With spring upon us and electronics retail starting to wake up from its long winter hibernation, we thought it was time to start to look at how differently the UK’s other major online retail players treat their product content – Argos, Tesco, John Lewis and Currys.
This is a subject rich enough to spawn dozens of bone-dry research papers, so we’ve tried to keep things light and fairly informal. For starters we’re picking a representative product category, Smart TVs, to have a look at. We’ve chosen this product in particular because:
- Relatively high-ticket, “big purchase” items, where content can play a major part in the buying decision
- An element of complexity – as these are network capable devices with an operating system, there’s an onus on the product content to reassure customers that the product will be straightforward enough for them to use
- Commonality – all four retailers stock a wide range of these products, and have an established offering
Rather than trying to match up specific models (something that can be tricky with the number of retailer-specific models in the marketplace), we’re going to be looking at the content for the bestselling smart TV for each retailer from each of the following brands: Samsung, LG, Panasonic, Toshiba, and Sony. Where there isn’t a sales ranking, we’ll choose the top result shown with the “relevance” or “default” options.
By choosing the bestselling, we’re going to get a more representative look at what the average consumer sees when shopping the site, rather than focusing on the high-price hero lines that do much lower volumes. This is less about what’s the best possible content, and more about what’s commonly implemented by that particular retailer. Also, by checking the different manufacturers we can identify where content differences are potentially driven by differing marketing relationships rather than retailer policy.
Foe ease of comparison we’re going to split each of retailer’s pages down into 6 sections: Images, Video, Features, Specifications, Description, and “Enhanced Content” – where copy, images, video and other widgets are combined.
Models looked at:
Argos by default limits the number of images displaying on a product page to four – with one of these potentially taken up by a video link (more on that later). The full range of images only reveals itself when a customer clicks on a thumbnail or the “Larger/Other Views” link, which means there’s increased focus on the first 3-4 images for any product, but with an option to back these up with a more comprehensive range if desired.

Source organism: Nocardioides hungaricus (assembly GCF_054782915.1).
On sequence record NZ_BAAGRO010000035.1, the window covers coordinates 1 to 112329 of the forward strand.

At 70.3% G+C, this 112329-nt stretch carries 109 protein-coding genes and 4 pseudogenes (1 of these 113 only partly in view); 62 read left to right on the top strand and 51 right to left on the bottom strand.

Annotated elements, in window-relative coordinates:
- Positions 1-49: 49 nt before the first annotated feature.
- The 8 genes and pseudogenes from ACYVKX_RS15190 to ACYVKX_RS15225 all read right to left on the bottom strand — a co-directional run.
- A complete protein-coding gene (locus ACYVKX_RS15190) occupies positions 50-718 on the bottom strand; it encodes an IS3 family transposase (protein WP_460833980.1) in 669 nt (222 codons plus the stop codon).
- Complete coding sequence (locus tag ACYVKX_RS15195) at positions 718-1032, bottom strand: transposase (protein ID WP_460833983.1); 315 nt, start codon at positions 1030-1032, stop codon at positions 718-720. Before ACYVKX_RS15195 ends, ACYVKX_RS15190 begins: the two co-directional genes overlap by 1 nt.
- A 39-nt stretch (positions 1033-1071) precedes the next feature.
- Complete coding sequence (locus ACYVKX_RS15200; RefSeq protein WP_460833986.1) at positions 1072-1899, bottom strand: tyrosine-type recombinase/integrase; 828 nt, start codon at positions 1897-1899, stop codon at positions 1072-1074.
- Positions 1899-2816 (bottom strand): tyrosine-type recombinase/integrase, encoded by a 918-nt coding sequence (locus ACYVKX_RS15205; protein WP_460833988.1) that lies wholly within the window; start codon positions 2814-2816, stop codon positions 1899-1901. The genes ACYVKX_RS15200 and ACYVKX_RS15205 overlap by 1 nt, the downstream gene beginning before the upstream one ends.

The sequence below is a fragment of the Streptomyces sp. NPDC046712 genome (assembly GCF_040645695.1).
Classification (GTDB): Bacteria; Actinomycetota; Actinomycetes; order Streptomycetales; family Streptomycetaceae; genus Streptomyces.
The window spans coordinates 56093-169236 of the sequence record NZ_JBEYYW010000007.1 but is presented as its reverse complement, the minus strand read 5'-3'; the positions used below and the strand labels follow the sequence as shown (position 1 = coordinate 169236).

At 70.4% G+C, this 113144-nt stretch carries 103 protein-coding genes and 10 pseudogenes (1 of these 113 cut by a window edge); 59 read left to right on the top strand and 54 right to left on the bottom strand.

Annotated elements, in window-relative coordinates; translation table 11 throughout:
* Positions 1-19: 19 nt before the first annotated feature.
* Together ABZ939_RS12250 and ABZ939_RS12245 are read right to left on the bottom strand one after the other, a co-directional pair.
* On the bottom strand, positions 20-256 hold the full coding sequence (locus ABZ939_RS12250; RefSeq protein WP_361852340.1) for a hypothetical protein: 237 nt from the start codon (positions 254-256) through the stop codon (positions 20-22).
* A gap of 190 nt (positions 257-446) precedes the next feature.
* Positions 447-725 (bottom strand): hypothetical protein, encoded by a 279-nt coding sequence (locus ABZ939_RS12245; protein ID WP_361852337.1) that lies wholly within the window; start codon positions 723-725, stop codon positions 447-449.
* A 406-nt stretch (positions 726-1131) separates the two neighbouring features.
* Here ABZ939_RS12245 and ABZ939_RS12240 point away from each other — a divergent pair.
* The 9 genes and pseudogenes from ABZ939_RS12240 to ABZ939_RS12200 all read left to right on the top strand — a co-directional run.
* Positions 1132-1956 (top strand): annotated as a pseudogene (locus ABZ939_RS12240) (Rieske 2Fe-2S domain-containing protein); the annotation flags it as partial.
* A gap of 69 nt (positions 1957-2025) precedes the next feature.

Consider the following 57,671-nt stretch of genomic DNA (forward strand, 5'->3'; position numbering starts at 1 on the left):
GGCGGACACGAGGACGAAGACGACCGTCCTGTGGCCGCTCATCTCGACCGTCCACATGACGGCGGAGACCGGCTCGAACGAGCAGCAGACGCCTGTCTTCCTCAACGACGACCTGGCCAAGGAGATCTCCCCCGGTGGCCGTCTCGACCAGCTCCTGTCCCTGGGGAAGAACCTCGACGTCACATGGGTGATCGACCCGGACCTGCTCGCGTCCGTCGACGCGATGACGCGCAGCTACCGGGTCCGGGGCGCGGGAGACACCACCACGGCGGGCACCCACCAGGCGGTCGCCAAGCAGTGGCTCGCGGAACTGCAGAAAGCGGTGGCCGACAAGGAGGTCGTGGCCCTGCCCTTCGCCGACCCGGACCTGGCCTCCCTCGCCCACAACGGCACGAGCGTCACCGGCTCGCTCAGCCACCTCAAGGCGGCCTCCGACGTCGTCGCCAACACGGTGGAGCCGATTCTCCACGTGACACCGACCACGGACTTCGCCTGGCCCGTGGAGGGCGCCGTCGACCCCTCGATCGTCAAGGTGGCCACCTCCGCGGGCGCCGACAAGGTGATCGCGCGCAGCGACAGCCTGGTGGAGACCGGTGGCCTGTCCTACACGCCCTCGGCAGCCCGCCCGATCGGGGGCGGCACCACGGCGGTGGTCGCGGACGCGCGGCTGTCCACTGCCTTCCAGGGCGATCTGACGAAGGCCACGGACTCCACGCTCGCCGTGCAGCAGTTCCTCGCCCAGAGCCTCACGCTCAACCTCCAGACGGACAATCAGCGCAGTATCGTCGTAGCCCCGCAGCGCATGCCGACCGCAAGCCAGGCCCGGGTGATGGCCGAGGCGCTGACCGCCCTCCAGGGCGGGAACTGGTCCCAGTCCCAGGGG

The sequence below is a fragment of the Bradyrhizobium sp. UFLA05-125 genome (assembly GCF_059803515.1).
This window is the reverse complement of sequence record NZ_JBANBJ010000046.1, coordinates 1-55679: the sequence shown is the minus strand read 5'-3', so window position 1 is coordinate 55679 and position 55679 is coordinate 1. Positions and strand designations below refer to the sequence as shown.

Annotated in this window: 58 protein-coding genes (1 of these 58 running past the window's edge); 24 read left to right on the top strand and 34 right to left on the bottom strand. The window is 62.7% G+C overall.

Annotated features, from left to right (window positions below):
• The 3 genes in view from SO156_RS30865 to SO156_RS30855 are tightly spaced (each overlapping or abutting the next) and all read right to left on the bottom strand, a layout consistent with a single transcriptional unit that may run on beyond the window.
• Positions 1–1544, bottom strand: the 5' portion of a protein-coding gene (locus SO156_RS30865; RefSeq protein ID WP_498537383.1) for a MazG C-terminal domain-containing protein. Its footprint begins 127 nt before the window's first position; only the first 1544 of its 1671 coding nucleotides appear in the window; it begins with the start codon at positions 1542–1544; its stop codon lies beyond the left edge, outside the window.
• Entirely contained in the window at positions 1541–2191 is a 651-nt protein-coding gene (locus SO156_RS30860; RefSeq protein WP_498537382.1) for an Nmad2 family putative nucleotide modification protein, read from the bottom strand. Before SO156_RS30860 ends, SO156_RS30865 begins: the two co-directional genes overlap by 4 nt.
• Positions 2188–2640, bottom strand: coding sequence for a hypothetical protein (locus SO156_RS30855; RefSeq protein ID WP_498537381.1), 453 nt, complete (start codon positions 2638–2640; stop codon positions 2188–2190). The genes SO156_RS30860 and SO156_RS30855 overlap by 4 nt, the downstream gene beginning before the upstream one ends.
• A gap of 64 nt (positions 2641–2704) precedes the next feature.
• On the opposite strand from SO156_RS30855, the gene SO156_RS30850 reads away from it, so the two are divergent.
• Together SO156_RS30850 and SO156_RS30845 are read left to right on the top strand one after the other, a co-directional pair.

What’s interesting as even this isolated and quite restricted section shows a wide range of approaches from different brands. At the extremes, LG and Samsung do the bare minimum by only providing 3 and 4 images respectively, while Sony go all out with a total of 21 separate images available to browse.
Samsung, with seemingly the most popular TV in the selection, choose to lead with an image that primarily highlights a graphic promising a free content deal to purchasers. Of the remaining 3 images, two essentially highlight the same UI features from the same angle (the front).
Sony, on the other hand, manage to highlight numerous UI features, product angles, details, mounting options and lifestyle images. However, their selection isn’t optimal in two senses. Firstly, the sheer volume of imagery pushes their video content completely off the “Larger/Other Images” view, making harder to browse. Secondly, their first two images highlight a generic promotional screen graphic (the old cliché of a model splattered with paint), and essentially inform the customer of nothing but the size of the screen relative to the size of the stand. They’re not alone in choosing this route – Panasonic also go with a generic screen for their main image (albeit football), but all the other manufacturers place more of an emphasis on their UI.
Videos in Argos are displayed in a separate player that pops up when you click on a video link (much like the images). You can get to the videos in two ways, either by a video link on the main product page, or via the Larger/Other Views link that also displays the images. However, this seems conditional on the number of product images uploaded – any more than 8 causes the video section to be shrunk to allow for the extra thumbnails. Any more than 16 images will push the video links off this page completely.